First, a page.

Donald Richmond: I have a pronounced suspicion of formulas. Whether they are “biblical” (as in Dispensationalism), theological (as in Systematics) or practical (as in “one plus one” must always make two), I resist and almost always reject every human formula. With Coptic monastic, Matthew the Poor, I insist that “[f]aith transcends logic. When we follow Christ, we’re no longer limited by our thinking and calculations.” It is a human problem, most evident among American Christians, that we “attempt to force the simple and free teachings of the Bible into schemes to be analyzed and committed to memorization” (Words for our Time: The Spiritual Words of Matthew the Poor, Conciliar Press, 2013).
My resistance extends even into the Rules (“Regula”) of monastic practice. To be sure, it is important that we govern (regulate) lives. Certainly there is a biblical mandate to do so. Nevertheless, I think we must be cautious about how we govern, and who we allow to govern, our lives.
There are many different monastic Rules. The Rules of Basil, Augustine (of Hippo) and Benedict immediately come to mind. And, of course, there are others. For almost two decades, as an example, I belonged to an Anglican monastic order that, while drawing from the past, wrote their own Rule. As might be expected, I was highly suspicious of this.
With me, you also should be cautious about writing your own Rule. Often with such a project we tend towards being overly harsh or generous with ourselves. Moreover, it is important that a Rule reflect and re-source history. As Christians we will want to properly govern our lives. But to whom should we look?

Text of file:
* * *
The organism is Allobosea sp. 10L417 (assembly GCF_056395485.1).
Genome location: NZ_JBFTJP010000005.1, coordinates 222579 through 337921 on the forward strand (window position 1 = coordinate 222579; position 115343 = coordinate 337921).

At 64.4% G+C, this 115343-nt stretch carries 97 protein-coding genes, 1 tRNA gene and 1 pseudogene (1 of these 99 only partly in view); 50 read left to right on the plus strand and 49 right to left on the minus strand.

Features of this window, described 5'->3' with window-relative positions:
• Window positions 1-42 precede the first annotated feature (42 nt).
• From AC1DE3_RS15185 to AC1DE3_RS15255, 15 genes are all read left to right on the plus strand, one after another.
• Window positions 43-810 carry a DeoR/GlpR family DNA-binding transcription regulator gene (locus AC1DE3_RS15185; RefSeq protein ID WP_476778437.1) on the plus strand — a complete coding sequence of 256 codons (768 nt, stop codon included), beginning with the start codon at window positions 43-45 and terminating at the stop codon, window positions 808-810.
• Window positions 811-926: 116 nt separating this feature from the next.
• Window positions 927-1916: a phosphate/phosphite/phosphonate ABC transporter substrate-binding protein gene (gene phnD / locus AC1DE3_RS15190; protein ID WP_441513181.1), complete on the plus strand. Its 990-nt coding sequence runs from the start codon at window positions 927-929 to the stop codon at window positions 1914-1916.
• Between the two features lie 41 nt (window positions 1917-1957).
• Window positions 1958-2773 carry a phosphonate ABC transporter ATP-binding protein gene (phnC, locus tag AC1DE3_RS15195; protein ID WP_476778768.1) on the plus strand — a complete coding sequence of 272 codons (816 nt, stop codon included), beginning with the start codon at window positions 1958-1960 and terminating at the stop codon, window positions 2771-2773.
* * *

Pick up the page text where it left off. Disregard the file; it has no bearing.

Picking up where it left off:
Scripture, of course, immediately comes to mind. However, although it must not in any way be overlooked, Holy Scripture is far too broad in its content, context and concerns for us to develop a consistent and daily discipline from it — although, of course, some have done so. A Rule is needed to take these biblical principles and draw daily practical application from them. The question is “which Rule?”
In part the answer to this question will be determined by God. Thomas Merton went so far as to suggest that God choses the religious order to which we will belong. We do not choose it, it chooses us. Nevertheless, let me commend the Rule of Saint Benedict (whose Feast Day just passed) as a guide. I would especially urge you to find a local Benedictine community with which to associate. This will help to apply the teaching of Saint Benedict to your own life-context. There are at least four reasons why I suggest the Rule of Saint Benedict: (1) It is biblically based, (2) It is community-oriented, (3) It is adapted from harder Rules to the Western mindset and (4) Benedictine communities and commentaries are readily available here in the United States.
Everyone needs a Rule by which to govern his or her life. What form this takes will depend upon a number of variables. I commend the Rule of Saint Benedict as interpreted through (along with being in a community) Commentary for Benedictine Oblates: On the Rule of Saint Benedict by G. A. Simon (Wipf & Stock).
The Very Rev. Dr. Donald P. Richmond, a priest with the Reformed Episcopal Church, has been a monastic associate/oblate for over twenty years and connected to St. Andrew’s Abbey in Valyermo California.
Image top right: Saint Benedict of Nursia. Detail from the fresco ‘The Crucifixion’ by Fra Angelico, 1441-42, Convento di San Marco, Florence, Italy.